I finally did it, I bought an orange tree.
No, not an actual orange tree to grow here. It is an orange tree on a small, organic, family farm in Spain. An example of crowdfarming. Although we are pretty much OK for fruit over the winter – we rely on our stored cooking apples, bottled apple juice and frozen soft fruit from the garden before the glorious rhubarb season starts in March/April – sometimes I hanker after freshly picked, sunny fruit.
So the thing is, you buy the tree (and every year you pay a maintenance fee) and the people at naranjas del carmen look after it for you. Between January and May you can request the harvest from your tree which is guaranteed to be at least 80kg. When you request the oranges they pick them and send them to you (you have to pay postage). Super fresh, organic, delicious oranges straight from the tree, supporting small-scale farming and bypassing big business – what’s not to like?
My first two boxes (30kg) came last week. Since then I have been eating a lot of oranges, but 80kg is a lot to get through so I am going to have to get creative – so expect a lot of orange-related recipes here over the next couple of months!
Nigel Slater has a recipe for hollandaise with a little orange zest in it. I thought, why not go on step further and use freshly squeezed orange juice in place of the more usual lemon juice. So I did, and it worked. We had the hollandaise spooned over freshly picked white sprouting broccoli and a bubble and squeak made from mashed potato and leeks. I made my hollandaise with duck eggs as we have a lot of these at the moment, but you could use chicken eggs.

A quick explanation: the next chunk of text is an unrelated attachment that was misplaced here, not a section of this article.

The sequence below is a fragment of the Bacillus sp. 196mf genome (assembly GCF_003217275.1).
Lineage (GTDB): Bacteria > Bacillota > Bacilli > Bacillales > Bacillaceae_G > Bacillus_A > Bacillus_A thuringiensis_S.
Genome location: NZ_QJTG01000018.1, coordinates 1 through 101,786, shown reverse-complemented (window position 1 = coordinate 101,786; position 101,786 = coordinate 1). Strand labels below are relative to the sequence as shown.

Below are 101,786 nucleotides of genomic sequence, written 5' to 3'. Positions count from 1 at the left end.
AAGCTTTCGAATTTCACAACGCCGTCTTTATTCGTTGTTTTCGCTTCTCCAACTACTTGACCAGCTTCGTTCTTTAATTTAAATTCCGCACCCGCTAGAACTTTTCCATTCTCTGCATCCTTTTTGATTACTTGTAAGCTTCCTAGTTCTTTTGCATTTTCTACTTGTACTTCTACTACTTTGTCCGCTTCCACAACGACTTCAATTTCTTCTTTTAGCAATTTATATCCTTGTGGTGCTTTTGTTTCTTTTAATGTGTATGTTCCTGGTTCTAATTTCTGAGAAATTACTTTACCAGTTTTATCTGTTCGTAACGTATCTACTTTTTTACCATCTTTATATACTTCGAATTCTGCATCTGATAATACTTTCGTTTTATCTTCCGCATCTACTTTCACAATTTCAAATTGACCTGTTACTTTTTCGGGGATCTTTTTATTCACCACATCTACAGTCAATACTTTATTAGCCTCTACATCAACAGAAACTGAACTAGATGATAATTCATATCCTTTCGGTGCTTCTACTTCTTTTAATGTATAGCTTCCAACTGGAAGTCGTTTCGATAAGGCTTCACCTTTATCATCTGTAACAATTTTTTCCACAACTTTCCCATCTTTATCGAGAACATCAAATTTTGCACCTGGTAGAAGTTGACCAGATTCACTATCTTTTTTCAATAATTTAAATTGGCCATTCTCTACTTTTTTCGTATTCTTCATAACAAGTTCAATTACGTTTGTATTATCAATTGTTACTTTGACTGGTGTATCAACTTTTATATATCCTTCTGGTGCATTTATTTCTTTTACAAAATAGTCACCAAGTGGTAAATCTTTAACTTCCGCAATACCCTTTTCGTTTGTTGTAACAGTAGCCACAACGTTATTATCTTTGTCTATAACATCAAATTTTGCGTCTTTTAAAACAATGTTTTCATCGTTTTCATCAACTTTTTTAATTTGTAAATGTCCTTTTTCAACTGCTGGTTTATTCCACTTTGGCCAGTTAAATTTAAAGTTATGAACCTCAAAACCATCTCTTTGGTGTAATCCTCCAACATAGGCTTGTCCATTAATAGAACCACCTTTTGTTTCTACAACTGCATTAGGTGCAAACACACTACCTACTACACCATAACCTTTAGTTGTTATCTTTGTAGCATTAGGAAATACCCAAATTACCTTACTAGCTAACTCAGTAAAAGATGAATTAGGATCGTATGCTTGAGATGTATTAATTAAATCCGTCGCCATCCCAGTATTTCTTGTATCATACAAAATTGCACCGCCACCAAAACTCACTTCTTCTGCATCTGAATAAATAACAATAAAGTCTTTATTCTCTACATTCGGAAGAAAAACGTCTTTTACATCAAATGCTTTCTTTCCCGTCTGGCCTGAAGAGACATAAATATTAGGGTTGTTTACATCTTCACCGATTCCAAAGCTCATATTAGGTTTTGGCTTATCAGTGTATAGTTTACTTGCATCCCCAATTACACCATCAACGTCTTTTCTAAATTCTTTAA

Orange Hollandaise: 2 egg yolks, 140g butter, zest of an orange, freshly squeezed orange juice from an orange, seasoning.
Melt the butter. Put the egg yolks in a glass bowl and place above a pan with a little simmering water in it (bowl shouldn’t touch the water) with a splash of water and whisk. Gradually add in the melted butter and keep whisking. The sauce will gradually thicken. When it is thick enough – bit thicker than single cream – add the zest and then some orange juice to taste. The sauce will stay OK for a while sitting in the bowl over the hot water (off the heat) with an occasional whisk.
N.B. If you look closely you can see where the evil pigeons nibbled the leaves of my broccoli before I covered them up again – the broccoli not the pigeons!
N.B. We eat the frozen strawberries first, then the raspberries and then the currants – we have our favourites!
N.B. My tree will be planted in June. Obviously as it hasn’t been planted yet, the oranges I am getting for this year (and presumably for a few more years) will come from a different tree.
N.B. This post is for my lovely friends in Putney who sent me home with some of their oranges which finally convinced me to make the jump ….. I am a slow adopter of new things at times!